In Yali's Question, Errington and Gewertz think that Diamond misunderstood what New Guineans really wanted from Westerners when he interpreted the meaning of Yali's question. In Guns, Germs, and Steel, what did Diamond think Yali's question about cargo meant, and what do Errington and Gewertz think that Yali really meant?
Diamond says that he was inspired to write Guns, Germs, and Steel by a question that was asked to him by Yali, a New Guinean leader. On p. 14 of the paperback edition of the book, Diamond tells us that Yali asked him
Why is it that you white people developed so much cargo and brought it to New Guinea, but we black people had little cargo of our own?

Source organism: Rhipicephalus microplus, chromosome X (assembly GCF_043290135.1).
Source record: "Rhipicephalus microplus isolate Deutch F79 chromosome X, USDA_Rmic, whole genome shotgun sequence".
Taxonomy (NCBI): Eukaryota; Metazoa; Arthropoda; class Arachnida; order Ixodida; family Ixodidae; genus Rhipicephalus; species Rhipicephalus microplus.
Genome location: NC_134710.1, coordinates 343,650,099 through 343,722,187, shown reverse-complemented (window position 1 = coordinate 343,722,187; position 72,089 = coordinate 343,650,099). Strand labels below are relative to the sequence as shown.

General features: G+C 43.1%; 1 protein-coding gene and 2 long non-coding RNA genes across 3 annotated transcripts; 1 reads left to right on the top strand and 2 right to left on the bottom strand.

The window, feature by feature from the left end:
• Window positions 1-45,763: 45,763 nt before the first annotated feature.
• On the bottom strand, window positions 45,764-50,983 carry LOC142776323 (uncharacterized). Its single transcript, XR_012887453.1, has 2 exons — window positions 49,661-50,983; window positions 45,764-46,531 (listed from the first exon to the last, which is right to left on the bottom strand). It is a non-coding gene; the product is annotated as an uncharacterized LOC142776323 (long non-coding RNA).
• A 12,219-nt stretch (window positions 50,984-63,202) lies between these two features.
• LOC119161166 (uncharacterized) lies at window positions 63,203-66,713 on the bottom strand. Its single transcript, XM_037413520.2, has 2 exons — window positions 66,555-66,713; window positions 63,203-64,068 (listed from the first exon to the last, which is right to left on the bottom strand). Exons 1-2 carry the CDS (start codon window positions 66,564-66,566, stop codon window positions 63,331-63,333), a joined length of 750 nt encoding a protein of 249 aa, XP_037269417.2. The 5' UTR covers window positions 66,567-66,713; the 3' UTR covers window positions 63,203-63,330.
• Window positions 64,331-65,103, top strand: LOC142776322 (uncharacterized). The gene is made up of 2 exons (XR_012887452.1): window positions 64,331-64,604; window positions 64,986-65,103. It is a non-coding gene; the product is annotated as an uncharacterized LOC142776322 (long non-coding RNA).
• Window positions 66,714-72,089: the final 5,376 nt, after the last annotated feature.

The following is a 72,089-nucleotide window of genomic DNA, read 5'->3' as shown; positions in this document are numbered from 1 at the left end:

To Diamond, this is a question about why some societies became rich and powerful while others did not. He believes that Yali is asking why the white people who came to New Guinea were able to have a society that could have so many material goods while the people of New Guinea were not able to do so. He writes Guns, Germs, and Steel as an attempt to answer that question.
Errington and Gewertz, by contrast, understand Yali in a different way. They say that Yali was not asking about material goods. They say, instead, that he was asking why white people treated New Guineans so badly. On p. 25 of their book, they say that
…Diamond does not understand that Yali really was asking less about cargo per se than about colonial relationships between white and black people…
Errington and Gewertz, then, think that Yali was asking about the way Europeans behaved while Diamond thinks he was asking about the goods that they possessed.